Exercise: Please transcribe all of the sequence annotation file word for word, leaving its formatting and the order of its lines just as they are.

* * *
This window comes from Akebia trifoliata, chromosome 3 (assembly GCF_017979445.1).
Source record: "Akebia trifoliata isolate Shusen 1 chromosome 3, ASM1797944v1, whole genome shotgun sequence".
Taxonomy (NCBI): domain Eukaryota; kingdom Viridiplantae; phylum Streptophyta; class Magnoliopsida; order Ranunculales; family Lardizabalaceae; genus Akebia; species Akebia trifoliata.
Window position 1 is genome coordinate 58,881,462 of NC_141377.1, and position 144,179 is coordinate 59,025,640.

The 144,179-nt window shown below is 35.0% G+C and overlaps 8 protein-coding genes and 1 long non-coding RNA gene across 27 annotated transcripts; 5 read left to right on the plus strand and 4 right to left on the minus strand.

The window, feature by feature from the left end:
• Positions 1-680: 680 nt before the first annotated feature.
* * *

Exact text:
This window comes from Akebia trifoliata, chromosome 3 (assembly GCF_017979445.1).
Source record: "Akebia trifoliata isolate Shusen 1 chromosome 3, ASM1797944v1, whole genome shotgun sequence".
Taxonomy (NCBI): domain Eukaryota; kingdom Viridiplantae; phylum Streptophyta; class Magnoliopsida; order Ranunculales; family Lardizabalaceae; genus Akebia; species Akebia trifoliata.
Window position 1 is genome coordinate 58,881,462 of NC_141377.1, and position 144,179 is coordinate 59,025,640.

The 144,179-nt window shown below is 35.0% G+C and overlaps 8 protein-coding genes and 1 long non-coding RNA gene across 27 annotated transcripts; 5 read left to right on the plus strand and 4 right to left on the minus strand.

The window, feature by feature from the left end:
• Positions 1-680: 680 nt before the first annotated feature.